Although the population is highly educated, its high growth rate (3.4%) and relative youth (more than 50% of Jordanians are under 16) make it difficult for the economy to generate jobs and sustain living standards. Jordan's distance from other markets makes its exports less competitive outside the region, and political disputes among its traditional trading partners--Iraq, Saudi Arabia, and the Gulf states--frequently restrict regional trade and development. King Abdullah has encouraged his government to liberalize the economy, improve economic ties in the region, and seek opportunities in the global information economy.
Since 1987, Jordan has struggled with a substantial debt burden, lower per capita income, and rising unemployment. In 1989, efforts to increase revenues by raising prices of certain commodities and utilities triggered riots in the south. The mood of political discontent that swept the country in the wake of the riots helped set the stage for Jordan's moves toward democratization.
Jordan also suffered adverse economic consequences from the 1990-91 Gulf war. While tourist trade plummeted, the Gulf states' decision to limit economic ties with Jordan deprived it of worker remittances, traditional export markets, a secure supply of oil, and substantial foreign aid revenues. UN sanctions against Iraq--Jordan's largest pre-war trading partner--caused further hardships, including higher shipping costs due to inspections of cargo shipments entering the Gulf of Aqaba. Finally, absorbing up to 300,000 returnees from the Gulf countries exacerbated unemployment and strained the government's ability to provide essential services.
Since 1995, economic growth has been low. Real GDP has grown at only about 1.5% annually, while the official unemployment has hovered at 14% (unofficial estimates are double this number). The budget deficit and public debt have remained high, yet during this period inflation has remained low, and exports of manufactured goods have risen at an annual rate of 9%. Monetary stability has been reinforced, even when tensions were renewed in the region during 1998, and during the illness and ultimate death of King Hussein in 1999.
Expectations of increased trade and tourism as a consequence of Jordan's peace treaty with Israel have been disappointing. Security-related restrictions to trade with the West Bank and Gaza have led to a substantial decline in Jordan's exports there. Following his ascension, King Abdullah improved relations with Arab Gulf states and Syria, but this brought few real economic benefits. Most recently the Jordanians have focused on WTO membership and a Free Trade Agreement with the U.S. as means to encourage export-led growth.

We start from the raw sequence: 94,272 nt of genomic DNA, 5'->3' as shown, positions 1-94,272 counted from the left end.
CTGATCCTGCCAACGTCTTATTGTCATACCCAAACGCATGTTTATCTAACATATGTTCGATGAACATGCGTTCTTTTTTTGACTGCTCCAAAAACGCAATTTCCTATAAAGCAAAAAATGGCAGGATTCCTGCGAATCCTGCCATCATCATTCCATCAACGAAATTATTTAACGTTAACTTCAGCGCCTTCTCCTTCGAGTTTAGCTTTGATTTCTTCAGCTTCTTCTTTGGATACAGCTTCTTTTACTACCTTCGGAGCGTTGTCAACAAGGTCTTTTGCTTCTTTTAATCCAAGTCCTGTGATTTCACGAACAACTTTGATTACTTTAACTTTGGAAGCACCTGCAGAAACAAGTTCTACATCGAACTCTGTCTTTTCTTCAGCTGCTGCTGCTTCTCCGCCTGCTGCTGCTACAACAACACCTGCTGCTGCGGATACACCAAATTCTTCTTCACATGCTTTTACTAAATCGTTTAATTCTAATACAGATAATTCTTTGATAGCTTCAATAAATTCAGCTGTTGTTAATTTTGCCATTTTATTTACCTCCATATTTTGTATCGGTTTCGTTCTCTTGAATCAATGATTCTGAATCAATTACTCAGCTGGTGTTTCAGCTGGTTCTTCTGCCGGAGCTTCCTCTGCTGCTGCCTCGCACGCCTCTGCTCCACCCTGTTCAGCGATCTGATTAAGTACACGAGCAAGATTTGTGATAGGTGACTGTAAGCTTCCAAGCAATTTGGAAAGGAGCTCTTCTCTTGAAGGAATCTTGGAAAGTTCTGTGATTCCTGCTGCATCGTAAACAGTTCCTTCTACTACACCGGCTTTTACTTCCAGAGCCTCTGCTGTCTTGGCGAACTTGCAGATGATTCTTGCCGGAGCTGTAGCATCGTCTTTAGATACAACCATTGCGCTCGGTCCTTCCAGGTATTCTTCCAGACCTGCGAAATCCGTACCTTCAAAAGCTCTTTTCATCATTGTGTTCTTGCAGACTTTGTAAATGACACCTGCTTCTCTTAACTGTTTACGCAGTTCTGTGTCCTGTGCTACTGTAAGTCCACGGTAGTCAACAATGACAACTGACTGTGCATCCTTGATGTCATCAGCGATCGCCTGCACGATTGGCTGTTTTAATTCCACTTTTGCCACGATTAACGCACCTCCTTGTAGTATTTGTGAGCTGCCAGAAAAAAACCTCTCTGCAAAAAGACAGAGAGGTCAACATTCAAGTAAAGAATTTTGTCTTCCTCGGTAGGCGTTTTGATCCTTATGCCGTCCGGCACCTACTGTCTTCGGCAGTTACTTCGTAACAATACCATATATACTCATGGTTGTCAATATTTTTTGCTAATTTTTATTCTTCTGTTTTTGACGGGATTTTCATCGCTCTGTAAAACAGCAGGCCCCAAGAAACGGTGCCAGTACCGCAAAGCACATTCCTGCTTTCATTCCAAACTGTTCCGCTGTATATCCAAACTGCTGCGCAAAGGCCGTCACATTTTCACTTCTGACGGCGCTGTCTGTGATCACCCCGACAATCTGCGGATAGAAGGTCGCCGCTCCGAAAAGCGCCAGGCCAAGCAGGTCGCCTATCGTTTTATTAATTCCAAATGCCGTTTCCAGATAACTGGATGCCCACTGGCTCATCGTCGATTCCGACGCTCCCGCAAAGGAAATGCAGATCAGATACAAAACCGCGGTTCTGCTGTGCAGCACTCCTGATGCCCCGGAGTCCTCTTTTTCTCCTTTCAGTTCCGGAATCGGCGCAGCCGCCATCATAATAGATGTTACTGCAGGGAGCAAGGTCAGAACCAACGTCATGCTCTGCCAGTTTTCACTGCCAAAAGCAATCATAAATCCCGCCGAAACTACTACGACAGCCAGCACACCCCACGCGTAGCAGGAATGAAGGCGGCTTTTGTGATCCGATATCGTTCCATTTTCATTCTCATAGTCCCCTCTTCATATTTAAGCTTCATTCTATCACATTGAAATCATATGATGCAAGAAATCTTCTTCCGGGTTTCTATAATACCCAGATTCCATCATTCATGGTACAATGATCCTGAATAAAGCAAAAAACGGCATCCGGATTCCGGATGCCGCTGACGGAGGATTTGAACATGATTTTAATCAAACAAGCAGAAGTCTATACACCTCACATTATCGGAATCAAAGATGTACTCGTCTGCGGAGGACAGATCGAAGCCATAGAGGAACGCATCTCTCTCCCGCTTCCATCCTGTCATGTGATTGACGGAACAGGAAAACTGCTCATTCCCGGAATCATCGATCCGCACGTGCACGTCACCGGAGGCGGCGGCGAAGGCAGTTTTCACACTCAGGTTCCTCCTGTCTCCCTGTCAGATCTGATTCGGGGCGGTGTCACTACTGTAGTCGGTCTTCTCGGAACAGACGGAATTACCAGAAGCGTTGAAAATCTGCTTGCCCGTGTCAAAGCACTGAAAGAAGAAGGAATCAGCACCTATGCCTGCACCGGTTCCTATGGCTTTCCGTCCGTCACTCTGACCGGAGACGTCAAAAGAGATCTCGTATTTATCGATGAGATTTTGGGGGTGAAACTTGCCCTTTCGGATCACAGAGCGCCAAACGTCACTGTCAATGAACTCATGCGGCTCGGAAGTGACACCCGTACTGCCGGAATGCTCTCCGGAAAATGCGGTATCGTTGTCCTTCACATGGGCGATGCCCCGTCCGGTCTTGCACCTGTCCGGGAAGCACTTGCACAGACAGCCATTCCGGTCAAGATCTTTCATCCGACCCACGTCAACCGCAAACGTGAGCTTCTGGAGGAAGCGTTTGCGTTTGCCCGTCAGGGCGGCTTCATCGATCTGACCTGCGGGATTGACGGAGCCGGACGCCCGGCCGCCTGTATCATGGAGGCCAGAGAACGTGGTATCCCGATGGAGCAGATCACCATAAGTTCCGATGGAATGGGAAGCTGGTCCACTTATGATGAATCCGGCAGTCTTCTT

Since the end of the war, Jordan has largely restored its relations with Western countries through its participation in the Middle East peace process and enforcement of UN sanctions against Iraq. Relations between Jordan and the Gulf countries improved substantially after King Hussein's death.
Jordan signed a nonbelligerency agreement with Israel (the Washington Declaration) in Washington, DC, on July 25, 1994. Jordan and Israel signed a historic peace treaty on October 26, 1994, witnessed by President Clinton, accompanied by Secretary Christopher. The U.S. has participated with Jordan and Israel in trilateral development discussions in which key issues have been water-sharing and security; cooperation on Jordan Rift Valley development; infrastructure projects; and trade, finance, and banking issues. Jordan also participates in the multilateral peace talks. Jordan belongs to the UN and several of its specialized and related agencies, including the Food and Agriculture Organization (FAO), International Atomic Energy Agency (IAEA), and World Health Organization (WHO). Jordan also is a member of the World Bank, International Monetary Fund (IMF), Organization of the Islamic Conference (OIC), INTELSAT, Nonaligned Movement, and Arab League.
U.S. policy seeks to reinforce Jordan's commitment to peace, stability, and moderation. The peace process and Jordan's opposition to terrorism parallel and indirectly assist wider U.S. interests. Accordingly, through economic and military assistance and through close political cooperation, the United States has helped Jordan maintain its stability and prosperity.
Since 1952, the United States has provided Jordan with economic assistance totaling more than $2 billion, including funds for development projects, health care, support for macroeconomic policy shifts toward a more completely free market system, and both grant and loan acquisition of U.S. agricultural commodities. These programs have been successful and have contributed to Jordanian stability while strengthening the bilateral relationship. U.S. military assistance--provision of materiel and training--is designed to meet Jordan's legitimate defense needs, including preservation of border integrity and regional stability.
The U.S. embassy in Jordan is located in Abdoun, Amman (tel. 962-6-592-0101) and is closed on all U.S. federal holidays and some Jordanian holidays.